The 80s were a magical time for family entertainment. After the titanic success of E.T. The Extra-Terrestrial, Steven Spielberg founded the production company Amblin and started cranking out a series of suburban fantasy films about kids and teens from broken families going on genre movie adventures. The titles Spielberg produced in this run include Gremlins, The Goonies, Back To The Future, and Batteries Not Included. It was an incredible slate of films that burrowed their way into the imagination of every impressionable child and teen of the era. Given those films’ continued success, other studios started copying the Amblin model which led to some fantastic films like Explorers and a ton of crap like Mac & Me or Flight Of The Navigator. As always, Hollywood overexposure killed the trend, but not before Amblin essentially created a genre that remained fondly remembered through nostalgia. When the generation of kids who grew up in the Amblin era started making their own films, Amblin homages slowly started to slip out. JJ Abrams’ Super 8 was the biggest and boasted the Spielberg stamp of approval as producer, while smaller efforts like Monster House kept the Amblin heart pumping. None of the Amblin homages have been as good as the originals, but every time they pop up they prove just what a reliable formula Spielberg created at his populist peak. Now we have Earth To Echo, the perhaps inevitable found footage Amblin homage and thankfully the movie turned out to be much better than expected.
Unsurprisingly, it’s about a group of outsider tweens living in the suburbs who go on an adventure. As usual, the tweens are cast to type. There’s the leader Tuck (Astro) who holds the group together and films everyone with his various cameras, there’s Alex (Teo Halm) the adopted kid with rage/abandonment issues, there’s the token techno geek Munch (Reese Hartwig), and eventually there’s a token girl/love interest tossed in named Emma (Ella Wahlestedt). As usual in this genre, their families are all functionally dysfunctional. They’ve got issues, but nothing so tragic as to deeply upset the target audience. Just enough to give potential viewers from broken homes something to identify with. The plot kicks off when the evil land developers destroying the kids’ suburban paradise start acting strange and everyone’s cell phones go silly. Munch figures out that the damaged phones are some sort of radar, so the three boys decide to spend their last night together in the neighborhood following around the phone radar and filming it on their prosumer cameras. Turns out the radar points them to an adorable little alien robot, who needs help rebuilding his ship so that he can return home. The boys decide to help and over the course of the night they bicker, deepen their friendships, fall in love with the robot, fall in love with Emma, and dodge evil government agents on their bicycles. Sound familiar?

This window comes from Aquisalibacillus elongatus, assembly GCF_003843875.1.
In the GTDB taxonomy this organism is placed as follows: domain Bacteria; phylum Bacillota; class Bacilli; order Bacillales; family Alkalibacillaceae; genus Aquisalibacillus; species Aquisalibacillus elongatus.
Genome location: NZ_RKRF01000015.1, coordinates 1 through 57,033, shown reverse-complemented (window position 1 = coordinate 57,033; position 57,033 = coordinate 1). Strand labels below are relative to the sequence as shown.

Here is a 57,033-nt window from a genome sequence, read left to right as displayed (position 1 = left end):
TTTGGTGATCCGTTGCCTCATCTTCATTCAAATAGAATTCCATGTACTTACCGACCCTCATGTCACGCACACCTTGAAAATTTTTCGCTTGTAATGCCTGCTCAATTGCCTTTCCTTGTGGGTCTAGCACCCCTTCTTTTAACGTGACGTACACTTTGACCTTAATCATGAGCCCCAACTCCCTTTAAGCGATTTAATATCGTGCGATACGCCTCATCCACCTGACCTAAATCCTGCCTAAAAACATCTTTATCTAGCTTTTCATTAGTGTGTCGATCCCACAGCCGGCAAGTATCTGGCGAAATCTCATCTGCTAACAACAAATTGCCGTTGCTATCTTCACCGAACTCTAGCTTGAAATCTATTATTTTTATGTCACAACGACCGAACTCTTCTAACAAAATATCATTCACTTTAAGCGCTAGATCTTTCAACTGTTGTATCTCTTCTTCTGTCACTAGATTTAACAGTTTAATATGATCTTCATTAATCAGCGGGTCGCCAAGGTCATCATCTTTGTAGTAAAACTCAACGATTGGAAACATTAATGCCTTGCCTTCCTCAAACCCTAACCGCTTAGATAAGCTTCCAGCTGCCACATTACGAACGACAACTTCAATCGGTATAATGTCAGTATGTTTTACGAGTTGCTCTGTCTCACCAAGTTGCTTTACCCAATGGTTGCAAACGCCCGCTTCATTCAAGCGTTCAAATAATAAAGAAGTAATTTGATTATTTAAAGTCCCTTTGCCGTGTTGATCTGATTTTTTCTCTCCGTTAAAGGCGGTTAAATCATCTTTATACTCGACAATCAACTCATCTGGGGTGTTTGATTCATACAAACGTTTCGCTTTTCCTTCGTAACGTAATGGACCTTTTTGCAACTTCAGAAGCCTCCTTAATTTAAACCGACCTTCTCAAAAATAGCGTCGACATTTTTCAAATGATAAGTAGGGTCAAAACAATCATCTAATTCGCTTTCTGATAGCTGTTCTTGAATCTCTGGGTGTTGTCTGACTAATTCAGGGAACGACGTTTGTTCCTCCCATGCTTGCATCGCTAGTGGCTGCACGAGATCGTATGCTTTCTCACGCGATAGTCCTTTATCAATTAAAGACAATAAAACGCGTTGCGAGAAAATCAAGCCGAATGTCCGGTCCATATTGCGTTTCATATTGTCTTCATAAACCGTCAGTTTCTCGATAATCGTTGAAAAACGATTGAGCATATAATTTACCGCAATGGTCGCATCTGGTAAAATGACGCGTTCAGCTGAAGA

Well, it should. First time director Dave Green and his screenwriter Henry Gayden are clearly massive fans of the Amblin era and they’ve created a feature length homage featuring the amicably damaged kids from Explorers, the emotional arc of E.T., and a cutie pie alien robot straight out of Batteries Not Included. Obviously, the movie doesn’t win points for originality, but as a loving callback to a beloved era of family entertainment the flick works like gangbusters. Green and Gayden know just how much characterization is needed to make their audience care, when to slip in the action scenes that feel unexpected, how to make their viewers fall in love with a little floating hunk of metal, and how to pace the movie so that it never wears out its welcome. The found footage conceit works well and it’s surprising to think this is the first film about tweens filming themselves given that happens constantly these days. And just like Chronicle (which make no mistake, is a far superior film), the handycam aesthetic makes the CGI effects feel more grounded, unexpected, and even a little magical. It’s an endlessly charming little gem and a nice throwback for younger audiences who simply don’t get to see movies like this in theaters anymore.
Now, all that justified praise being said, there’s no sense in pretending that Earth To Echo is even remotely perfect. The closest point of comparison is the deeply imperfect Super 8 and Earth To Echo has just as many problems, they’re just different. Even though the first person found footage genre always carries an element of ambiguity about its fantasy elements given that it, by design, never follows the cops or scientist at the center of the conflict, Earth To Echo’s plot is frustratingly vague. We never really know what the alien represents, why the government agents is determined to catch it (beyond the fact that they are like totally evil), or what the significance of the whole narrative is supposed to be. Even more of a problem is the dialogue written for the kids, which is frequently wooden and unnatural. Again, that’s a staple of kids movies, but particularly frustrating here given that the handicam naturalism central to the movie’s style only draws more attention to it. Then there’s the general issue of familiarity. This isn’t an Amblin homage that toys with the formula in any way. If you figure out what style of movie you’re watching in the first five minutes, you can pretty much guess every plot twist and character arc from there. So, Earth To Echo has plenty of problems, but what it gets right is so charming, exciting, and nostalgic that it’s hard to be bothered by any of that until after the credits roll. It’s nice just to see a contemporary kids movie that isn’t an adaptation of a pre-existing novel, comic book, toy, or juice box and remember a time when the movie used to come before the spin off merchandising. Hopefully kids will get to experience more of those again someday.